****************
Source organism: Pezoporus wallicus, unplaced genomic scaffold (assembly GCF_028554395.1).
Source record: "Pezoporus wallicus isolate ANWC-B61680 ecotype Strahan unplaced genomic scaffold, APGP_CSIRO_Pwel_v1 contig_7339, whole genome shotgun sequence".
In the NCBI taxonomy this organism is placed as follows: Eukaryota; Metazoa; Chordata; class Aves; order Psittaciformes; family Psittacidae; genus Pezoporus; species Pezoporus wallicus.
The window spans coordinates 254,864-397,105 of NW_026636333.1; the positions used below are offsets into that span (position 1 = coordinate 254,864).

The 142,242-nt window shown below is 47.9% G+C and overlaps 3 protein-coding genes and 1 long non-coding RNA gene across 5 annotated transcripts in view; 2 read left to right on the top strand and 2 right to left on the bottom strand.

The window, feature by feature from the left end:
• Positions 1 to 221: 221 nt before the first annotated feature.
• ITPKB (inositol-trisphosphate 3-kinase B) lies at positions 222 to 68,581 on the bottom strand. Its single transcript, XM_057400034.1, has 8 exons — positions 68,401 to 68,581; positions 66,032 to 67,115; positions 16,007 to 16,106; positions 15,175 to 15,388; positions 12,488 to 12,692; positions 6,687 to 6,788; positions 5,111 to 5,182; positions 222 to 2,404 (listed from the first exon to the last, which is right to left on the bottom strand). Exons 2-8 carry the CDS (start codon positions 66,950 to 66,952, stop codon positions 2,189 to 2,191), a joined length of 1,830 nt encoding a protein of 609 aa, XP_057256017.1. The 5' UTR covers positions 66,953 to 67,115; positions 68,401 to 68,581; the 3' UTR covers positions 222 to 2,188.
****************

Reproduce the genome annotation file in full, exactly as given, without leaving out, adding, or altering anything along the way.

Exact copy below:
Source organism: Pezoporus wallicus, unplaced genomic scaffold (assembly GCF_028554395.1).
Source record: "Pezoporus wallicus isolate ANWC-B61680 ecotype Strahan unplaced genomic scaffold, APGP_CSIRO_Pwel_v1 contig_7339, whole genome shotgun sequence".
In the NCBI taxonomy this organism is placed as follows: Eukaryota; Metazoa; Chordata; class Aves; order Psittaciformes; family Psittacidae; genus Pezoporus; species Pezoporus wallicus.
The window spans coordinates 254,864-397,105 of NW_026636333.1; the positions used below are offsets into that span (position 1 = coordinate 254,864).

The 142,242-nt window shown below is 47.9% G+C and overlaps 3 protein-coding genes and 1 long non-coding RNA gene across 5 annotated transcripts in view; 2 read left to right on the top strand and 2 right to left on the bottom strand.

The window, feature by feature from the left end:
• Positions 1 to 221: 221 nt before the first annotated feature.
• ITPKB (inositol-trisphosphate 3-kinase B) lies at positions 222 to 68,581 on the bottom strand. Its single transcript, XM_057400034.1, has 8 exons — positions 68,401 to 68,581; positions 66,032 to 67,115; positions 16,007 to 16,106; positions 15,175 to 15,388; positions 12,488 to 12,692; positions 6,687 to 6,788; positions 5,111 to 5,182; positions 222 to 2,404 (listed from the first exon to the last, which is right to left on the bottom strand). Exons 2-8 carry the CDS (start codon positions 66,950 to 66,952, stop codon positions 2,189 to 2,191), a joined length of 1,830 nt encoding a protein of 609 aa, XP_057256017.1. The 5' UTR covers positions 66,953 to 67,115; positions 68,401 to 68,581; the 3' UTR covers positions 222 to 2,188.